Still, she offers him a middle-ground. Pursuing Fisk may open pathways to the DEO, she says, or even yield the trove of data she committed multiple federal felonies attempting to obtain. "That sounds like a place to start," he says. It's a lawyerly statement if there ever was one, feigning acceptance while refusing to concede his original point.

"You do the thing with the mask for yourself, though. Because you need to do it. Even if it's also for the people you're helping, and even if it's because they compel you to it, it still begins and ends with you. It's different than putting yourself in that position on my behalf." It's a counterargument that she softens with the slide of nails on his scalp, fingers gently threaded through his tousled hair for as long as she's speaking, after which they fall away again: too tired to keep her arm up.

Either she's too tired to process the implicit open-endedness of his last agreement or she's too tired to kick up a fuss about it, but she relaxes backward into him in the wake of it. It'll prohibit the massage, but the body heat he has to offer is just as welcome in the chilly sterility of the lab. The support, and the superficial feeling of safety, too, in being sheltered by a body broader and more durable than her own. "We're behind the curve now. Too many other things intervening. I'm almost afraid to look and see how much he's gotten done in the time since I checked on him last."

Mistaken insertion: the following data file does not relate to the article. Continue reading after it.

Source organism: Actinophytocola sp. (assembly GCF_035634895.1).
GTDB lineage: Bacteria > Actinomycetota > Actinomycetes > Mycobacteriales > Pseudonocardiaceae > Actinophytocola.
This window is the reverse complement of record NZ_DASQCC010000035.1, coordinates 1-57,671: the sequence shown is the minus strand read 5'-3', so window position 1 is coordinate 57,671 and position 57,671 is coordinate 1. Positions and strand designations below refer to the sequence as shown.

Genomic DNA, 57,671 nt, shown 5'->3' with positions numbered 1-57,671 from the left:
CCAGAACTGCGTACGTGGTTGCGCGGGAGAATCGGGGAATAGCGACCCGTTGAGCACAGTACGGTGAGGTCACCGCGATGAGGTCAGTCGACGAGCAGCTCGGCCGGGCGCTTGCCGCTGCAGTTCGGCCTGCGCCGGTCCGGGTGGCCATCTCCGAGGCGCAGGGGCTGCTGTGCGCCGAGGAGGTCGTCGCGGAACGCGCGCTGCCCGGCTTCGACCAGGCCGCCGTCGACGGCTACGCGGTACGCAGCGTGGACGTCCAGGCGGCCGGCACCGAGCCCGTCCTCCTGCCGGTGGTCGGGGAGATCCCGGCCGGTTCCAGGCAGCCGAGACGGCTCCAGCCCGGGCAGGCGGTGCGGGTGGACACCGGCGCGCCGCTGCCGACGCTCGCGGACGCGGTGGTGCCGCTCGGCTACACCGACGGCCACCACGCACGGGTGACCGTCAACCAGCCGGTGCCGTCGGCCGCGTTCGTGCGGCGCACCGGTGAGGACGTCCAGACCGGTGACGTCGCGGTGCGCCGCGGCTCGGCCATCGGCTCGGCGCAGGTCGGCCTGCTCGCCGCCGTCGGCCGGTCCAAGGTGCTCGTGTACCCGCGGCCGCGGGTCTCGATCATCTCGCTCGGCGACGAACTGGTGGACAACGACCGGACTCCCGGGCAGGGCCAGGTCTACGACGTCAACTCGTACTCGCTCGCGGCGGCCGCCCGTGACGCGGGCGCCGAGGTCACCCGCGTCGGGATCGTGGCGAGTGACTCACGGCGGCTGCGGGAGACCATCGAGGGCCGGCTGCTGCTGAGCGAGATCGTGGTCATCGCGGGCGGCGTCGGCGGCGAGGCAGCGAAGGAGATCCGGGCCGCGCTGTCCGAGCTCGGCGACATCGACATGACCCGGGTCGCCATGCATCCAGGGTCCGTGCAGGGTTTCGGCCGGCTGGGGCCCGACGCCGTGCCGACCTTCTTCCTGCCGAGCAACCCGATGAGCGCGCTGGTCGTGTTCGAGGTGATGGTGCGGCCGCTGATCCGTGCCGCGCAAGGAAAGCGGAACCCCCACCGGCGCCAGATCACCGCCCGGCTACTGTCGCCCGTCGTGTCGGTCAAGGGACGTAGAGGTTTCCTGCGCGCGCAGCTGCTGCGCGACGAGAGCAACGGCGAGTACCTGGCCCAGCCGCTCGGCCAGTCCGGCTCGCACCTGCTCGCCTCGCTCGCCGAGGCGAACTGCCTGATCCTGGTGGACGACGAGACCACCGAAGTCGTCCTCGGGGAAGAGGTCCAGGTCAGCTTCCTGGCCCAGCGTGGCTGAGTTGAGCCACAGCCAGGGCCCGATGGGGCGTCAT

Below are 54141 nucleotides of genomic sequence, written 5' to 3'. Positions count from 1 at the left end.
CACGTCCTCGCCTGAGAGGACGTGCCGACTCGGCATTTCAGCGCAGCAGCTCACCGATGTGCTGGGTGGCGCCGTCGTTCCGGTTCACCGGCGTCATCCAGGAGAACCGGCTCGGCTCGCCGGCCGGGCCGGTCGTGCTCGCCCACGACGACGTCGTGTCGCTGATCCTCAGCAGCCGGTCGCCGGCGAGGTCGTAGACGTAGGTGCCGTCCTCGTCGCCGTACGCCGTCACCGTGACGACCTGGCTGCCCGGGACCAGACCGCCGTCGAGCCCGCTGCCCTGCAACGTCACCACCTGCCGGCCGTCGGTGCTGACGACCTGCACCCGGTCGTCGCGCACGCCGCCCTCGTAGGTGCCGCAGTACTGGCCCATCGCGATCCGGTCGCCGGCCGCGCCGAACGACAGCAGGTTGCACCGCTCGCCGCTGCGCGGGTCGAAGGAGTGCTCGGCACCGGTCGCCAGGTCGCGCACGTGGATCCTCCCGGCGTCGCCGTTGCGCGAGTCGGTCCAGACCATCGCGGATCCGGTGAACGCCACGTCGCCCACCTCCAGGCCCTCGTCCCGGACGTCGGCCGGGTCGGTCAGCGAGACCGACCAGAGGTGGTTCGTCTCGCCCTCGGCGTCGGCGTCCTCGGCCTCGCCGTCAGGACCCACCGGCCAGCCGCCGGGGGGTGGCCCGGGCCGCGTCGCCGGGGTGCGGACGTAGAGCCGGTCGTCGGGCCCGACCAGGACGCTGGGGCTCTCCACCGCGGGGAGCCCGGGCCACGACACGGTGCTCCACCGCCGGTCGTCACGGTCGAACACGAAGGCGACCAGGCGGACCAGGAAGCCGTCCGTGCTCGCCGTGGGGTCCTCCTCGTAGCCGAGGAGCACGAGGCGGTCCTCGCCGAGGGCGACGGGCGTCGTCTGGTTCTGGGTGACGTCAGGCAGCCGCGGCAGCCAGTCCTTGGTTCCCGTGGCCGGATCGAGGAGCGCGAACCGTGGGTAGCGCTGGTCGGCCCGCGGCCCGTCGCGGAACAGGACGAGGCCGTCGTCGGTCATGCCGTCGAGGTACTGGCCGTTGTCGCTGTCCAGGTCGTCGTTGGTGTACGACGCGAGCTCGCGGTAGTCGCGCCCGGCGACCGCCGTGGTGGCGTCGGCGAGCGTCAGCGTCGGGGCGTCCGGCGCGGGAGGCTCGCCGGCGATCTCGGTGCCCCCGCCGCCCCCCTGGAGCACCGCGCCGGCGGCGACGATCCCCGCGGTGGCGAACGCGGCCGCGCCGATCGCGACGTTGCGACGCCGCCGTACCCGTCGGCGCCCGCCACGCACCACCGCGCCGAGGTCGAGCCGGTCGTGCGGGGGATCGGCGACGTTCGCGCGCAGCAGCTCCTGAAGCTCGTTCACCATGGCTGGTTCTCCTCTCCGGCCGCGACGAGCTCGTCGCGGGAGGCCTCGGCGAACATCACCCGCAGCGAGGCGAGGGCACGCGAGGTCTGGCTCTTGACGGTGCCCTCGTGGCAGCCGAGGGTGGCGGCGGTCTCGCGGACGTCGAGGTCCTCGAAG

It's different than putting yourself in that position on my behalf, she tells him. He can understand the sentiment intellectually. Were there positions reversed, he would almost certainly feel the exact same way, and he knows it. But he's not her, and the same feelings of protectiveness that leads him out onto the rooftops every night to defend his beleaguered neighborhood redouble on her — especially now, where she's been at her most vulnerable.